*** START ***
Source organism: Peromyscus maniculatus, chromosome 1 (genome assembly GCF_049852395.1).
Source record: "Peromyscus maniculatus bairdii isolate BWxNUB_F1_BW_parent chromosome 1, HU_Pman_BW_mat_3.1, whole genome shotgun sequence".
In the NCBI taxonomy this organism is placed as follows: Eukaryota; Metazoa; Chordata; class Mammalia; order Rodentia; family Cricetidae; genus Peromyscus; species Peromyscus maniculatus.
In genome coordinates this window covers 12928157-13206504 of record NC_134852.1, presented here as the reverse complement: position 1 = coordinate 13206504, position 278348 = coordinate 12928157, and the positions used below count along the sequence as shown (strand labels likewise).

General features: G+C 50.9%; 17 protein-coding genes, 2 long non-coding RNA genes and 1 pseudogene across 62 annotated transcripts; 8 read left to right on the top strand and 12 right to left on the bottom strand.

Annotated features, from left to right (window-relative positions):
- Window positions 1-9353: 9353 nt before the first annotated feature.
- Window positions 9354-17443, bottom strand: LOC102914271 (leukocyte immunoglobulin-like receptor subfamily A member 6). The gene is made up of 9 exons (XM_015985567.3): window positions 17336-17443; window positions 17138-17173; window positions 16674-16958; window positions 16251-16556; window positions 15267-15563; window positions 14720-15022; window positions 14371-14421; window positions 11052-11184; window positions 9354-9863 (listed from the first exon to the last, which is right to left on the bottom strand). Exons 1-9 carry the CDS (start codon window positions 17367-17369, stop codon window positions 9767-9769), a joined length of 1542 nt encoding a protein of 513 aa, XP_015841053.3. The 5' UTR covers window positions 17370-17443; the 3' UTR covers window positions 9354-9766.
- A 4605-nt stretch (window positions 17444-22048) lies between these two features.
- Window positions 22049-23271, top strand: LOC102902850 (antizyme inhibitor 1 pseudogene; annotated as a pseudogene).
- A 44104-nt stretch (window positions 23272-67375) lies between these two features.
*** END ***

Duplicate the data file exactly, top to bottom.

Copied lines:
Source organism: Peromyscus maniculatus, chromosome 1 (genome assembly GCF_049852395.1).
Source record: "Peromyscus maniculatus bairdii isolate BWxNUB_F1_BW_parent chromosome 1, HU_Pman_BW_mat_3.1, whole genome shotgun sequence".
In the NCBI taxonomy this organism is placed as follows: Eukaryota; Metazoa; Chordata; class Mammalia; order Rodentia; family Cricetidae; genus Peromyscus; species Peromyscus maniculatus.
In genome coordinates this window covers 12928157-13206504 of record NC_134852.1, presented here as the reverse complement: position 1 = coordinate 13206504, position 278348 = coordinate 12928157, and the positions used below count along the sequence as shown (strand labels likewise).

General features: G+C 50.9%; 17 protein-coding genes, 2 long non-coding RNA genes and 1 pseudogene across 62 annotated transcripts; 8 read left to right on the top strand and 12 right to left on the bottom strand.

Annotated features, from left to right (window-relative positions):
- Window positions 1-9353: 9353 nt before the first annotated feature.
- Window positions 9354-17443, bottom strand: LOC102914271 (leukocyte immunoglobulin-like receptor subfamily A member 6). The gene is made up of 9 exons (XM_015985567.3): window positions 17336-17443; window positions 17138-17173; window positions 16674-16958; window positions 16251-16556; window positions 15267-15563; window positions 14720-15022; window positions 14371-14421; window positions 11052-11184; window positions 9354-9863 (listed from the first exon to the last, which is right to left on the bottom strand). Exons 1-9 carry the CDS (start codon window positions 17367-17369, stop codon window positions 9767-9769), a joined length of 1542 nt encoding a protein of 513 aa, XP_015841053.3. The 5' UTR covers window positions 17370-17443; the 3' UTR covers window positions 9354-9766.
- A 4605-nt stretch (window positions 17444-22048) lies between these two features.
- Window positions 22049-23271, top strand: LOC102902850 (antizyme inhibitor 1 pseudogene; annotated as a pseudogene).
- A 44104-nt stretch (window positions 23272-67375) lies between these two features.